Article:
same thing that makes them perfect for military service--not too experienced, easily led, and lots and lots of hormonal energy that will be focused on *something*.

to sum up, when there's work for the boys they get rowdy; when there's not, they may become dangerous.
posted by rebeccablood at 5:33 PM on November 26, 2001

I agree with what you say. I simply rebel against a generalized demonization of young men per se simply on the basis of their youth and their maleness.

My point about bin Laden is that he represents a demographic--older, married, with children--that is not addressed by the premise of this approach. Not all terrorists can be tamed with domestication.
posted by rushmc at 6:25 PM on November 26, 2001

Large numbers of uncontrolled young men? Sounds like a dream I frequently have.
posted by verdezza at 6:33 PM on November 26, 2001

rushmc: If you've ever lived in an all-freshmen male college dorm, you'd know that the bit about large numbers of young, uncontrolled men is absolutely on target. Think "Lord of the Flies" at 18-20.
posted by raysmj at 6:50 PM on November 26, 2001

bin laden is not a hands-on terrorist; he's a financier.
posted by rebeccablood at 7:27 PM on November 26, 2001

I like the idea. Talk about getting a lot of bangs for your buck...
posted by darren at 7:56 PM on November 26, 2001

thank you for the link to the Veterans March of 1932.
posted by redhead at 8:47 PM on November 26, 2001

The Veteran's Bonus March link was pretty interesting, but I couldn't find any other references detailing the killing of 100's of American citizens in the Everglades by General Patton. Other accounts seem to indicate only four or five people were killed in Washington DC itself. This link provides another account, without the mass slaughter.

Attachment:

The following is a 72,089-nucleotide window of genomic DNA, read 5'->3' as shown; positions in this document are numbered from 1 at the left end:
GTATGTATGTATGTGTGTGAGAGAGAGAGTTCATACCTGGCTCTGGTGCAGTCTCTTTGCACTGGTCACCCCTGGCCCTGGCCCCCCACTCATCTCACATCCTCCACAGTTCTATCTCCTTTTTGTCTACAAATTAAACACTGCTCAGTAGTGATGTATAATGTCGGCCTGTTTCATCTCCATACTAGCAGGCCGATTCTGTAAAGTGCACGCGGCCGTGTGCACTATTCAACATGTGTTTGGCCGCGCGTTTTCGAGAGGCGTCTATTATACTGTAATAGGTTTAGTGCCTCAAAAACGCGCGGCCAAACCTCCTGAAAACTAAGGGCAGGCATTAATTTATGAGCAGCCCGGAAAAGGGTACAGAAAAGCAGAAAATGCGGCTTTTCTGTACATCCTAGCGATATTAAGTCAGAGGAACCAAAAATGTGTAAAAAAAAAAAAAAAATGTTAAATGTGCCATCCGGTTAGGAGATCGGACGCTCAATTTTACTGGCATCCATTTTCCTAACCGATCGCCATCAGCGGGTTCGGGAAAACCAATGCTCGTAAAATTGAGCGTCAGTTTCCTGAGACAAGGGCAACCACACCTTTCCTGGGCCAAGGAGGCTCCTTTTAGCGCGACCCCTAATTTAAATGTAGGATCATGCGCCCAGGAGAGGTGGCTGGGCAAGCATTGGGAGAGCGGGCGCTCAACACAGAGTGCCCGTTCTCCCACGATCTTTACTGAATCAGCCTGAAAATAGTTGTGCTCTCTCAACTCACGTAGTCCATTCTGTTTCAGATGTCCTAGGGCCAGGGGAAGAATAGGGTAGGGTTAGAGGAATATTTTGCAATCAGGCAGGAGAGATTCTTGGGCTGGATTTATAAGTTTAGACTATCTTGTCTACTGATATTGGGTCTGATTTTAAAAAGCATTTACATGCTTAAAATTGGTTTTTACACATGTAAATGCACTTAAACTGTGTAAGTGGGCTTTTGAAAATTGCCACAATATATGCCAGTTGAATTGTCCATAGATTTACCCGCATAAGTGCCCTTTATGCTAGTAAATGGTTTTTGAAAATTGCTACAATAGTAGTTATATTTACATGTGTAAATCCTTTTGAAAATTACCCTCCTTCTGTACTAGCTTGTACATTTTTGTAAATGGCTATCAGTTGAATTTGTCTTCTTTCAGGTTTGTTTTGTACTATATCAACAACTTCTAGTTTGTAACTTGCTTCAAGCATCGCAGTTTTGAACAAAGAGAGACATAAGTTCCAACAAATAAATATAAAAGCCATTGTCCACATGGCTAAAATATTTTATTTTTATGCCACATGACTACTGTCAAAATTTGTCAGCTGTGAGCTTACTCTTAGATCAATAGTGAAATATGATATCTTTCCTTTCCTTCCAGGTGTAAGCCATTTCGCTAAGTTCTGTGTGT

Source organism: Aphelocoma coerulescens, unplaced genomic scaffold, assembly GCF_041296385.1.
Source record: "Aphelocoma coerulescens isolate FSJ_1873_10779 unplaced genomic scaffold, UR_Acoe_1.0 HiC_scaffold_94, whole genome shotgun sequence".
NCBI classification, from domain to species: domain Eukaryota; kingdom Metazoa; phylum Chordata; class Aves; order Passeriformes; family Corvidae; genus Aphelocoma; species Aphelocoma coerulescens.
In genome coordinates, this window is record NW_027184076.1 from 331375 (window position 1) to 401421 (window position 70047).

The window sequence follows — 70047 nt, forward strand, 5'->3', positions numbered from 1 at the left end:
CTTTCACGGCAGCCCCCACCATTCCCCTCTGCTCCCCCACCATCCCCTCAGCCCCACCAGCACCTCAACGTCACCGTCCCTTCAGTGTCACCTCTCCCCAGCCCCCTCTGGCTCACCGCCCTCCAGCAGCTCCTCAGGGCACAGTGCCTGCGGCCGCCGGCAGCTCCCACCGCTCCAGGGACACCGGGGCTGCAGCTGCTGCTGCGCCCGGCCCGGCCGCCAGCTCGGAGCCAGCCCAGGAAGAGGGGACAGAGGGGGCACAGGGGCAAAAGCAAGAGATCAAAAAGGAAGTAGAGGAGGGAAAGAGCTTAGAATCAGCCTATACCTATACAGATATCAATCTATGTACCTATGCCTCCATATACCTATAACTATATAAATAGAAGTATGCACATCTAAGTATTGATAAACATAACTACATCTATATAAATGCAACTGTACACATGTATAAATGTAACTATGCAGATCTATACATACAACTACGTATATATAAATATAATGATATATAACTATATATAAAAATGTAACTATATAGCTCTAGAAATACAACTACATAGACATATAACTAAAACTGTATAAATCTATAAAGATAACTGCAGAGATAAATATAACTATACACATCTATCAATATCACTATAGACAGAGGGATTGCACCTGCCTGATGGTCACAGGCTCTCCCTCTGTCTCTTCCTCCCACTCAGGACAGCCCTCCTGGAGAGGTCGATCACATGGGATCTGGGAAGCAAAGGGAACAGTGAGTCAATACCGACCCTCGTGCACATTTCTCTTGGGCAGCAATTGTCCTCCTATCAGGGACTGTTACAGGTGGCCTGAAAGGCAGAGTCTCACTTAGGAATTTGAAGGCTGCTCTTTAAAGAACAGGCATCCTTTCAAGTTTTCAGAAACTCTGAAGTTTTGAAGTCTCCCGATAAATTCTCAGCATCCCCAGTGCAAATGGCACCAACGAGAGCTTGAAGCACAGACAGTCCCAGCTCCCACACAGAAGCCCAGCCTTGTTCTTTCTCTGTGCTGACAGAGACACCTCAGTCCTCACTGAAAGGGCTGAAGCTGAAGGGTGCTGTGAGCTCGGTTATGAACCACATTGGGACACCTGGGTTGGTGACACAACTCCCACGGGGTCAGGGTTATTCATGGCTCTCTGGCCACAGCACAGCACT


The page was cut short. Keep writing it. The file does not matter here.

posted by obedo at 9:25 PM on November 26, 2001

bin laden is not a hands-on terrorist; he's a financier.

Yes and no. Certainly he is primarily a financier, but he has enough combat experience to get his hands dirty as well. Not all terrorists are kamikaze. But I'll concede your point that those who are are far more likely to fit into the stereotypical "angry young man" category--I just don't think it's inevitable that they will.
posted by rushmc at 9:29 PM on November 26, 2001

dhartung, the '32 March page you pointed to says "In all it is reported that some 1,600 people, mostly woman and children were killed in the daylong struggle" (including a bystanding senator) and then goes on to describe transporting 2,400 more people (the veterans, their wives and children) by cattlecar to the Florida everglades where they were murdered by machineguns in groups of 50!

Holy Fuck!

I couldn't believe this when I read it, and every other page I could find on the topic says two veterans (and one bystanding baby) were killed that day. Some suggest that there were probably more deaths after the fact, since many people were badly injured, but that is a totally different story ...

I can't help but think I would have heard of this before if 4,000 people were deliberatly and methodically murdered by the army, but I gotta wonder: do you believe that? Or did you just search+link without actually reading that particular page? (Not that there is anything wrong with that - I've done it before ...)
posted by sylloge at 9:40 PM on November 26, 2001

Whoa. That'll teach me to skim and link .... agreed, it's egregiously inaccurate, though (alas) highly googular.